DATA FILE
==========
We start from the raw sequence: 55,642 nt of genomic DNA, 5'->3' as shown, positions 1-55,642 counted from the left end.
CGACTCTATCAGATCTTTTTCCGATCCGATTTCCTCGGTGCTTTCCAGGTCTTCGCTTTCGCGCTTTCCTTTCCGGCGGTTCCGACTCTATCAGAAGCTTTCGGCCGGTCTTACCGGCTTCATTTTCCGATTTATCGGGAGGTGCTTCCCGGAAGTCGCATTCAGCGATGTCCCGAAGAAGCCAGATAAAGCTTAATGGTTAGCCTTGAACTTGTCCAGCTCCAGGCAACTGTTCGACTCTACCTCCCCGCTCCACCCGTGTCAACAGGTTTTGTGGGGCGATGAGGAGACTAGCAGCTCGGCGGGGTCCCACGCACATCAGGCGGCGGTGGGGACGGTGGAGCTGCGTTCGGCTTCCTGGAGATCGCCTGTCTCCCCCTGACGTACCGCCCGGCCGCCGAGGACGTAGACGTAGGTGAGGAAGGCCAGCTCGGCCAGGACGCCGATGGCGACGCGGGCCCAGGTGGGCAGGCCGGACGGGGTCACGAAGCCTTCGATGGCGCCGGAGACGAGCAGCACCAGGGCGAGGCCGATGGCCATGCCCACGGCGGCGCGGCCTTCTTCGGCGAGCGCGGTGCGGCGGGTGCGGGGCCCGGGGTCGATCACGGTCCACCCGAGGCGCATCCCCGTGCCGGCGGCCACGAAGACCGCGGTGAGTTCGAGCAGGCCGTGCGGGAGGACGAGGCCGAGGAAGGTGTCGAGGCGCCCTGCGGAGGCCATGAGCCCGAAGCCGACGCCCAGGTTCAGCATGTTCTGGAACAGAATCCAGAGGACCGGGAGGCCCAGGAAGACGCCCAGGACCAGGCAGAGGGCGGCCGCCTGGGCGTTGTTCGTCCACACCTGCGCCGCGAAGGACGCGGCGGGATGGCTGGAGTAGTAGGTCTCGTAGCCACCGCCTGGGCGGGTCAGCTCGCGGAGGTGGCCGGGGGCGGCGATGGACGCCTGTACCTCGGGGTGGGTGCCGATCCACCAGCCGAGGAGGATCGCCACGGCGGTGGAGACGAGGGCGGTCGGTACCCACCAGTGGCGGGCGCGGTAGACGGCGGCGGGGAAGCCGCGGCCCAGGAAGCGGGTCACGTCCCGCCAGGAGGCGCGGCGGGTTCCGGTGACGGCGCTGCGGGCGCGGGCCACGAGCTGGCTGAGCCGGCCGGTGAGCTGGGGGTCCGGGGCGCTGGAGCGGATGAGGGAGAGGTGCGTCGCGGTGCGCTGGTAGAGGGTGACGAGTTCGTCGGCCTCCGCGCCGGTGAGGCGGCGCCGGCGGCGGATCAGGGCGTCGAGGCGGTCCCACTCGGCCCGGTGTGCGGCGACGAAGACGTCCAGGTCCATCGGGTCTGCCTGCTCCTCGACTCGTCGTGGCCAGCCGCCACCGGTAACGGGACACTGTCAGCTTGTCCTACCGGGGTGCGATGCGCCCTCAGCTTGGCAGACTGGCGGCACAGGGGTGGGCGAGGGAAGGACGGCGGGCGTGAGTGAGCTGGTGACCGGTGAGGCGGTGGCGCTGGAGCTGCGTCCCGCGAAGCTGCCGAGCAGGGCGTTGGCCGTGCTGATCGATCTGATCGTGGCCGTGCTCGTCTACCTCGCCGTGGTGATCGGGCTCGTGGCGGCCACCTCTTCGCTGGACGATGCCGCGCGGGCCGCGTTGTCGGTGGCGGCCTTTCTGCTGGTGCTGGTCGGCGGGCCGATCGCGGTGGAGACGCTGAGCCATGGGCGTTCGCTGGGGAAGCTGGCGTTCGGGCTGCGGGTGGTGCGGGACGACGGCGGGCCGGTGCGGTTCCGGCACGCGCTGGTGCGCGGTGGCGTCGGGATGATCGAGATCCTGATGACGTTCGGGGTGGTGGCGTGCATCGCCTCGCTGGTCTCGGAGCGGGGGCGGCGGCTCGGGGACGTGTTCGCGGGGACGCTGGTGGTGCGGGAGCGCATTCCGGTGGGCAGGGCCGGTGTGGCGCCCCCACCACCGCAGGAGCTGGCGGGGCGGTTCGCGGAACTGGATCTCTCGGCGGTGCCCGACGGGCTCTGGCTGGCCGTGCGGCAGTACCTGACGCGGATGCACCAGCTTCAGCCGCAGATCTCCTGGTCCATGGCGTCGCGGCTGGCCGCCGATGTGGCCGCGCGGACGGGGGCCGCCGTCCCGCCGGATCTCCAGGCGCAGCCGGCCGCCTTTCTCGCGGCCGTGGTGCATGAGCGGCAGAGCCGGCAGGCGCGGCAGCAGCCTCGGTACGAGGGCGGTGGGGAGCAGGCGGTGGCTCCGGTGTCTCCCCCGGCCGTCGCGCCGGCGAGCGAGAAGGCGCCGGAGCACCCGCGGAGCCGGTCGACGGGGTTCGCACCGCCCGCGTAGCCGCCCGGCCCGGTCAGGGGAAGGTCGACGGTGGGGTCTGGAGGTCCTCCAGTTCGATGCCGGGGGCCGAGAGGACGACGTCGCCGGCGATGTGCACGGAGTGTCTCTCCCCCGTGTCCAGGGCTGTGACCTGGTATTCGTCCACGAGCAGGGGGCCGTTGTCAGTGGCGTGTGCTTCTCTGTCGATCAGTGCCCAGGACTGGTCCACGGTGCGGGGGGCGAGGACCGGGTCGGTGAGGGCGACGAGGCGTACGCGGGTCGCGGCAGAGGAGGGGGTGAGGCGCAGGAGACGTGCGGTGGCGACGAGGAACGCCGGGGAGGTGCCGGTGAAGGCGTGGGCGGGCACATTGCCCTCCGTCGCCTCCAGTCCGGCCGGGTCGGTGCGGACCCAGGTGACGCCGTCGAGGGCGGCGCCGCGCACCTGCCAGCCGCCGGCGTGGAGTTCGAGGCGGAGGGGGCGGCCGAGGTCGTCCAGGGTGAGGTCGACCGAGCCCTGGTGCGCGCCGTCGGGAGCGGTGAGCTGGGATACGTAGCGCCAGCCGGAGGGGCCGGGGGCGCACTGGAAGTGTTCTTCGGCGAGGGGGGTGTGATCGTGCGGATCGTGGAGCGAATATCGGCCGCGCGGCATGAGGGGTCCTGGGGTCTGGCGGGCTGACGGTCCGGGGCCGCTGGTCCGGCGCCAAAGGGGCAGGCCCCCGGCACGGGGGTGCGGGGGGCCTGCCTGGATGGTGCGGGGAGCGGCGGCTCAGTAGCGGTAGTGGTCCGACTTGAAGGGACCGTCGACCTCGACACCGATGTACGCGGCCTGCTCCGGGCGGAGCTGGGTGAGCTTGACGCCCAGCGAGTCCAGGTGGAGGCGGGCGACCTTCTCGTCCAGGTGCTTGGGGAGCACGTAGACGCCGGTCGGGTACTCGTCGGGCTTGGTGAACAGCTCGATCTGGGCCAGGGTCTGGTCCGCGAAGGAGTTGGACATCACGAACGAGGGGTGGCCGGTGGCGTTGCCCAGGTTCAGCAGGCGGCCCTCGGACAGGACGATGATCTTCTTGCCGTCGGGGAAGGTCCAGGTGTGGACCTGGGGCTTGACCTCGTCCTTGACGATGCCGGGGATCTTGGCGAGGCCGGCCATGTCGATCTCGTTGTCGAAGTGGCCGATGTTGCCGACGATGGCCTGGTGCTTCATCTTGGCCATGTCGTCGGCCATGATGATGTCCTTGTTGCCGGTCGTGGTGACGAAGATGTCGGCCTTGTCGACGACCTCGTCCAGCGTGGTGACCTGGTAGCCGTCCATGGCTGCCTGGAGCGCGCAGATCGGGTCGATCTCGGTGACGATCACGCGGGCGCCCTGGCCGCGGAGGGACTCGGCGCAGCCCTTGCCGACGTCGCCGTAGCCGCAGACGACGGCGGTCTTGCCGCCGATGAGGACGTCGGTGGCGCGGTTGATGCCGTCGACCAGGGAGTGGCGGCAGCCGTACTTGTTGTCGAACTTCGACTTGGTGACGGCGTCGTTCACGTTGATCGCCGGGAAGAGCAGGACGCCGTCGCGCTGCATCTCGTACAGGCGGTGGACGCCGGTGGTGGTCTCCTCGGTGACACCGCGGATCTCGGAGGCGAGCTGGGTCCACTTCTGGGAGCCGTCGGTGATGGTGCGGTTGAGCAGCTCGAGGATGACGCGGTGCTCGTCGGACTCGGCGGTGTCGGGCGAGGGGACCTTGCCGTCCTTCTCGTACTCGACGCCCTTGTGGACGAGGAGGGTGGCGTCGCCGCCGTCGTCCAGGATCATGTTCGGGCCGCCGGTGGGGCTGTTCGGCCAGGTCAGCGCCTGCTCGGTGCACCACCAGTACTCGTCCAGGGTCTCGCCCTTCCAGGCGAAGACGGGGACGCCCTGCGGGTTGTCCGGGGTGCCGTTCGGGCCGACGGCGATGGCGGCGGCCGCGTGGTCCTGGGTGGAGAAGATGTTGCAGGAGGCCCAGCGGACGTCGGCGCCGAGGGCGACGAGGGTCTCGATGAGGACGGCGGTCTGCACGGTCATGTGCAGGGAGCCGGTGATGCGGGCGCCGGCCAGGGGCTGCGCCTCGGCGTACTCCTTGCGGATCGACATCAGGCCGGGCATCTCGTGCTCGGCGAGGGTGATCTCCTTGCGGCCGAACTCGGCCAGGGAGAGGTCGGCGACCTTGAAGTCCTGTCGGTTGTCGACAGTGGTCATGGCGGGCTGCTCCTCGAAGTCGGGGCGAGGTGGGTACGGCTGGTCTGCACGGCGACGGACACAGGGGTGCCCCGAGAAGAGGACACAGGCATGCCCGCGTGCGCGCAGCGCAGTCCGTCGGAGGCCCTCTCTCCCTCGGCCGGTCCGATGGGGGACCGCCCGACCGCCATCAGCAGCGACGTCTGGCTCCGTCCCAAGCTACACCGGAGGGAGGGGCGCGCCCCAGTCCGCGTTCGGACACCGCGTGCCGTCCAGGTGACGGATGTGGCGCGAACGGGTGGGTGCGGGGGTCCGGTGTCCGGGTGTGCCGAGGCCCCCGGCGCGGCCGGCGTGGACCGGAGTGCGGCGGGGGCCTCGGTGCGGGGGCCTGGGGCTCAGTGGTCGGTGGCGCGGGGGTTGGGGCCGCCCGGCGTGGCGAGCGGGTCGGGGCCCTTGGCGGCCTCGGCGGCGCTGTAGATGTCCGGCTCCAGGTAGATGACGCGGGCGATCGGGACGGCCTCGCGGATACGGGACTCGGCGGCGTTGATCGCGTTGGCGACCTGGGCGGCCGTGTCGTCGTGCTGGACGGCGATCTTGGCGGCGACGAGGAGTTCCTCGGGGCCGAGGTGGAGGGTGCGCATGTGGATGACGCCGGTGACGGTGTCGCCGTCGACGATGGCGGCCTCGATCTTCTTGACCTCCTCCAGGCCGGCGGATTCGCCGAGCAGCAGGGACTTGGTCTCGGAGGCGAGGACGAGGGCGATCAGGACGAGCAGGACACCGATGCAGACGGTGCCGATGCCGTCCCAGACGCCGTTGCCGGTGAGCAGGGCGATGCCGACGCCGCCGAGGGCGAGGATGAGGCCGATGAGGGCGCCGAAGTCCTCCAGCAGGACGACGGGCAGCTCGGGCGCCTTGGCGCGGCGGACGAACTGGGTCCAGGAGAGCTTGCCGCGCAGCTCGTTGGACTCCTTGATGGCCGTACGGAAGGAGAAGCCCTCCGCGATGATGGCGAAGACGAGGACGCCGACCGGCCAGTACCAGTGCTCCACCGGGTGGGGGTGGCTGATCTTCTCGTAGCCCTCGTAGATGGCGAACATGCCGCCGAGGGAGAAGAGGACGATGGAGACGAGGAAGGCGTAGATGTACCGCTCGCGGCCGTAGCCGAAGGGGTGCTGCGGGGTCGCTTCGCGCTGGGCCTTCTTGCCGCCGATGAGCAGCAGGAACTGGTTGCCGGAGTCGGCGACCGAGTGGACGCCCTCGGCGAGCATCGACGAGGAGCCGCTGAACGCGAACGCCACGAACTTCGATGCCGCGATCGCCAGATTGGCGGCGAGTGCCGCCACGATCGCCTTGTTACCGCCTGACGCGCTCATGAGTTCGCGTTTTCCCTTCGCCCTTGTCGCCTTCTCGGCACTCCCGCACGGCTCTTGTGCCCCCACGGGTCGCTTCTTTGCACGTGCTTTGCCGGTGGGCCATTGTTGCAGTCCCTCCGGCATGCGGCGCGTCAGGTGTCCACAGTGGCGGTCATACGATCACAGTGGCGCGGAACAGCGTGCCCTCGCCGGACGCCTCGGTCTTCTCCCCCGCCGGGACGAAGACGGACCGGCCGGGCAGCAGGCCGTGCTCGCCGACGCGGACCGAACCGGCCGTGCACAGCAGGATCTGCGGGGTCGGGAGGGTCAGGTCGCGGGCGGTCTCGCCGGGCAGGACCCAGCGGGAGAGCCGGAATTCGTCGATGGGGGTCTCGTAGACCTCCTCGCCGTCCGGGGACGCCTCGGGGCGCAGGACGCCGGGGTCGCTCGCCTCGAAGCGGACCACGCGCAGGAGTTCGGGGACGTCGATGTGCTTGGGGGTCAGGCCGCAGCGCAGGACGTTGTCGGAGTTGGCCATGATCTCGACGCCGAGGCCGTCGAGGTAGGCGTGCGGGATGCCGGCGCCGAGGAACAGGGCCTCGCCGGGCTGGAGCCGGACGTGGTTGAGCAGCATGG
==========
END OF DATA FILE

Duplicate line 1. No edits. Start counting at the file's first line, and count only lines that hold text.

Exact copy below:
We start from the raw sequence: 55,642 nt of genomic DNA, 5'->3' as shown, positions 1-55,642 counted from the left end.